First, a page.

Toward the end of the last century, Frank began focusing on his fine art photography, earning national and international recognition. His numerous photographic awards include the 2017 Silver Medal in photography from the Independent Publishers Awards for his book, Photography In My Bones – Half a Century of Images by Frank Barnett. Conducted annually, the Independent Publisher Book Awards honor the year's best independently published titles from around the world. The awards are intended to bring increased recognition to the thousands of exemplary independent, university, and self-published books released each year.. Frank was also the recipient of three separate 2014 Monochrome Awards in Fine Art Photography, Photojournalism, and Photomanipulation.
Before moving back to Salem, Oregon, in 2015, Frank’s work was exhibited at the Oregon Jewish Museum and Center for Holocaust Education accompanied by a 230-page monograph entitled FotoMacher – Examining Lives with Jewish Eyes. Once in Salem, with his current wife and creative collaborator, Martha Solomon, Frank opened a gallery at the Willamette Heritage Center. The couple’s recent projects include photography for the Oregon Department of Education’s Tribal Attendance Pilot Project which led to work on a forthcoming book, Dancing In Two Worlds – Strong Hearts, Determined Spirits, planned for publication in 2020. The couple produced another coffee table book documenting the seven-decade history of the All American Toy Company, and are curating an exhibit for the Oregon Historical Society Museum that will open in September, 2019, based on their book.
On the corporate side, Frank and Martha researched, procured and restored over 20 historical images of Salem, Oregon, and installed them in the corporate headquarters of Doneth & Sturdivant Wealth Advisors, in addition to writing and publishing a photo book of the installation.
Martha Solomon, before moving to Portland in 2006, was a former Big Four CPA and executive in the telecommunications industry. An accomplished stereo photographer for more than 25 years, she has sat on the board of several not-for-profit arts organizations including the National Stereoscopic Association and has written for the journal of the International Stereoscopic Union. She joined the board of Portland’s 3D Center of Art and Photography when she moved to the Pacific Northwest. Martha co-curated “1 Brain + 2 Eyes = 3D” at the Oregon Historical Society Museum, a successful exhibit that ran for six months in 2009. The 2,000 square foot exhibit included everything from a 19th century wooden stereo camera to a movie set from LAIKA’s Coraline, a stop-motion 3D film that had its release just a month prior to the exhibit opening.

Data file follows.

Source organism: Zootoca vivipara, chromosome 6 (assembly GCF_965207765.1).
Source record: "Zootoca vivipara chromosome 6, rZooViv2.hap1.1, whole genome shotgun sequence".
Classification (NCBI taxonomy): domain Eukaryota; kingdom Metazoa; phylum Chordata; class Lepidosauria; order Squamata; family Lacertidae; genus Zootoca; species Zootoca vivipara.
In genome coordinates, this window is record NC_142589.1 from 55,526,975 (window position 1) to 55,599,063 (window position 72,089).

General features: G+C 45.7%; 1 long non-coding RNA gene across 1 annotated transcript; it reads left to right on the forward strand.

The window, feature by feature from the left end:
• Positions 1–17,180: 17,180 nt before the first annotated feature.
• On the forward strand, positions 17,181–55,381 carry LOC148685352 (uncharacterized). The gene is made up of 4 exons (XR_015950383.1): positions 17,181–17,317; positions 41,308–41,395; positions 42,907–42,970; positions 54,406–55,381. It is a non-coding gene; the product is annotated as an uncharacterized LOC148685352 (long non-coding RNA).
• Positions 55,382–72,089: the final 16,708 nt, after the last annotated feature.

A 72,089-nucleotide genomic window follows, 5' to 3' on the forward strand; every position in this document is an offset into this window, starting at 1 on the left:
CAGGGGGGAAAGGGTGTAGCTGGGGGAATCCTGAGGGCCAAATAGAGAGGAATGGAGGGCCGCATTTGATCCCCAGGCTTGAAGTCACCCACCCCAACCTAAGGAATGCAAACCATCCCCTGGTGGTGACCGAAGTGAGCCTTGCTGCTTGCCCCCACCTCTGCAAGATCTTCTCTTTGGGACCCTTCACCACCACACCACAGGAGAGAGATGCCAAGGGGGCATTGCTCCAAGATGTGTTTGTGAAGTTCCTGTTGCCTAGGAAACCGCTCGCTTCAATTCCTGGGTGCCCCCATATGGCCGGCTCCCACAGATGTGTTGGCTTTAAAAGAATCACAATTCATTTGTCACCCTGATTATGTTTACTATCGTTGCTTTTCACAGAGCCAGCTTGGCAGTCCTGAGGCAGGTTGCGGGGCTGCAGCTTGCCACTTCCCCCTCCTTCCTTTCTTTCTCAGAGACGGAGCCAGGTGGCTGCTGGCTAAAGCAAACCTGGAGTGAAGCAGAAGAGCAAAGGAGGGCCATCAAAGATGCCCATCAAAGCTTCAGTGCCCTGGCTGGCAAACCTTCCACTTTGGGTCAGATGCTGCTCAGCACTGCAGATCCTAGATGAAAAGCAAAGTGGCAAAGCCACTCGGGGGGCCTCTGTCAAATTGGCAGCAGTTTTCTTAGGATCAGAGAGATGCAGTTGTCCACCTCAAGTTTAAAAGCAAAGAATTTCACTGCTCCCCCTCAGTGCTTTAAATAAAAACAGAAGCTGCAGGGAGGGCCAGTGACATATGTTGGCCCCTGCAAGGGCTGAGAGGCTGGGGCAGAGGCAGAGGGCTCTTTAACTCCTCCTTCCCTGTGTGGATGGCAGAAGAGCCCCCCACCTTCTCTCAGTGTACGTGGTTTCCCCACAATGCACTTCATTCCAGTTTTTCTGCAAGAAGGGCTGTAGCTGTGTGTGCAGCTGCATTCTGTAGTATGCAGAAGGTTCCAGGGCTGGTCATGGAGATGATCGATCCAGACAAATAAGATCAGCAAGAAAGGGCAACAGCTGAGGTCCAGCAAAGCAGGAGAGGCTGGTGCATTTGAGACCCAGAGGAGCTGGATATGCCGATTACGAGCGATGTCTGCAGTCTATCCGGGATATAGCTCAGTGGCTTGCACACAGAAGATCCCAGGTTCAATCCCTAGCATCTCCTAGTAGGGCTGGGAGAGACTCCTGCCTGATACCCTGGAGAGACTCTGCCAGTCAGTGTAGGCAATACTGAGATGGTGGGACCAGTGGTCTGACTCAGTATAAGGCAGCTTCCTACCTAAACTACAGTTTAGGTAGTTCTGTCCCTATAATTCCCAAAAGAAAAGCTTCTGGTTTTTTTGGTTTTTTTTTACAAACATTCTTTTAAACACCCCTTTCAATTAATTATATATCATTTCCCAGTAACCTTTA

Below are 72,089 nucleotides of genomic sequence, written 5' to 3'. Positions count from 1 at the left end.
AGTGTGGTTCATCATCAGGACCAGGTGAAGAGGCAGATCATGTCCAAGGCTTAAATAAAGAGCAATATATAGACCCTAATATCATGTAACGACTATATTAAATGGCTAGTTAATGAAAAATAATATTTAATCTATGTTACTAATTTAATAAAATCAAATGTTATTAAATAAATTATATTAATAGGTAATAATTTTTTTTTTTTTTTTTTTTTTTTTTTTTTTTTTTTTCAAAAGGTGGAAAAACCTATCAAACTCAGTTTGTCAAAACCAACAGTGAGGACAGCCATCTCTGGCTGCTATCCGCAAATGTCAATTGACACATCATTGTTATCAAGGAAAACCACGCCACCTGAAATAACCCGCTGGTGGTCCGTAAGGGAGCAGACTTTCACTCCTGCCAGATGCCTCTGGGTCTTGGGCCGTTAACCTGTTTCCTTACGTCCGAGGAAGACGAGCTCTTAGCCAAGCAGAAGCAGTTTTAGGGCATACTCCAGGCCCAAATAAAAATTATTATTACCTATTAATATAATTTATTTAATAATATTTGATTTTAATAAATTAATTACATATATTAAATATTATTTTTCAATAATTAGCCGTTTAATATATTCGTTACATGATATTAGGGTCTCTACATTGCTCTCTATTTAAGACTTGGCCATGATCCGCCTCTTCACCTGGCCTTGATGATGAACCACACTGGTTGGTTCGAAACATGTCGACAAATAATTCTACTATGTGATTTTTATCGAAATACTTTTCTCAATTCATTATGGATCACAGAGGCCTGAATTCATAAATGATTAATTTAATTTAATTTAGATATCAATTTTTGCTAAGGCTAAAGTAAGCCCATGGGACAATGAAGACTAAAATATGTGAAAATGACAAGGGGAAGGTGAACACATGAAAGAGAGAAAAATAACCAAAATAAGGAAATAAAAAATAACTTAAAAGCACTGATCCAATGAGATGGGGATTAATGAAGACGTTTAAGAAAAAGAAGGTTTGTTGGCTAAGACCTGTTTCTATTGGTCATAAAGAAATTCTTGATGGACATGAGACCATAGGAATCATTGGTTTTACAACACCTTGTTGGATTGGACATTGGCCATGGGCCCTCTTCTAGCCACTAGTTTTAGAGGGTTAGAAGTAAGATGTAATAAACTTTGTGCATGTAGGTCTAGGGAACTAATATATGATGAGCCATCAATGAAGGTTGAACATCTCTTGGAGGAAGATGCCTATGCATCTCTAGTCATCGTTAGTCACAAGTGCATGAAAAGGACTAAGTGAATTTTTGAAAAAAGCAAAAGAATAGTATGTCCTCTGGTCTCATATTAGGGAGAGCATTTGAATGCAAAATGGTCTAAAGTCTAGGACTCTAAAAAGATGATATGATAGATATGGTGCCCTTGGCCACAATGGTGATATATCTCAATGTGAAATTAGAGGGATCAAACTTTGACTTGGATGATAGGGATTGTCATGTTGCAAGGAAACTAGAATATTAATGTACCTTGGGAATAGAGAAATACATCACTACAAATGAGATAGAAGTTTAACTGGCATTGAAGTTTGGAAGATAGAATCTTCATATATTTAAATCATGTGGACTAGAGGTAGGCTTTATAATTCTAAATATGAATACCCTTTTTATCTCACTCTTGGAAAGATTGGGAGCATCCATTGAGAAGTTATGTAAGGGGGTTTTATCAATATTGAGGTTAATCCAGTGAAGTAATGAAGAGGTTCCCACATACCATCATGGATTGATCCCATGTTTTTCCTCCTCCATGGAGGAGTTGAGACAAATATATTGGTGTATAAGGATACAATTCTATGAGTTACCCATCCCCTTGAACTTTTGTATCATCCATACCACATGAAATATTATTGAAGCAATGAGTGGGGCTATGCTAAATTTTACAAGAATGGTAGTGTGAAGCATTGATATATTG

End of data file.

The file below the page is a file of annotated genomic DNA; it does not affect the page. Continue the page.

For the Oregon Historical Society Museum’s forthcoming exhibit on the All American Toy Company, curated with her husband Frank who photographed the artifacts for the book and exhibit, Martha served as the primary researcher and author of All American Toy Co. – All American Toys for All American Boys, conducting interviews with former employees, collectors and model truck builders.
Early in Martha’s relationship with Frank, he developed a sixth cranial nerve palsy, which temporarily left him normal vision in just one eye. Prior to that episode, Frank had been photographing and writing articles on subjects ranging from Oregon’s wine industry, to rodeo and coffee. Martha offered to take over the writing duties until Frank’s normal vision returned, but Frank was delighted to concentrate on photography and other tasks, leaving the research and writing to his wife. Since Martha became the principal researcher and writer, she has provided the narrative for articles ranging in subject from craft-brewed beer, cigars and French pastries, to the historic Steamboat Inn on the South Umpqua River, and a profile of fly-fishing outfitter and chef, Jesse Sampson, a serious locavore. Many of the articles she wrote were under the byline of Mart McCann, the name by which she was known at the time.
While Frank was restoring the vintage photographs of Salem for Doneth & Sturdivant, Martha was researching and writing the historic descriptions that accompanied each framed photograph in the installation as well as in the book the couple produced.
Martha’s collaboration with Frank also resulted in a gradual transformation in his fine art and documentary photography. Using Frank’s photographs as a starting point, the couple experimented with a variety of digital techniques to produce a unique artistic interpretation. Virtually painting with pixels, they have developed several styles that transform Frank’s photographs into painterly renderings that are reminiscent of watercolor, pencil and other classic styles.
Initially, Martha was reluctant to take credit for her significant contribution to their new art form since it was based on Frank’s photography. Frank, however, insisted that their creations would never have evolved without Martha’s collaboration. Thus, today, these collaborative artistic works are signed Solomon Barnett.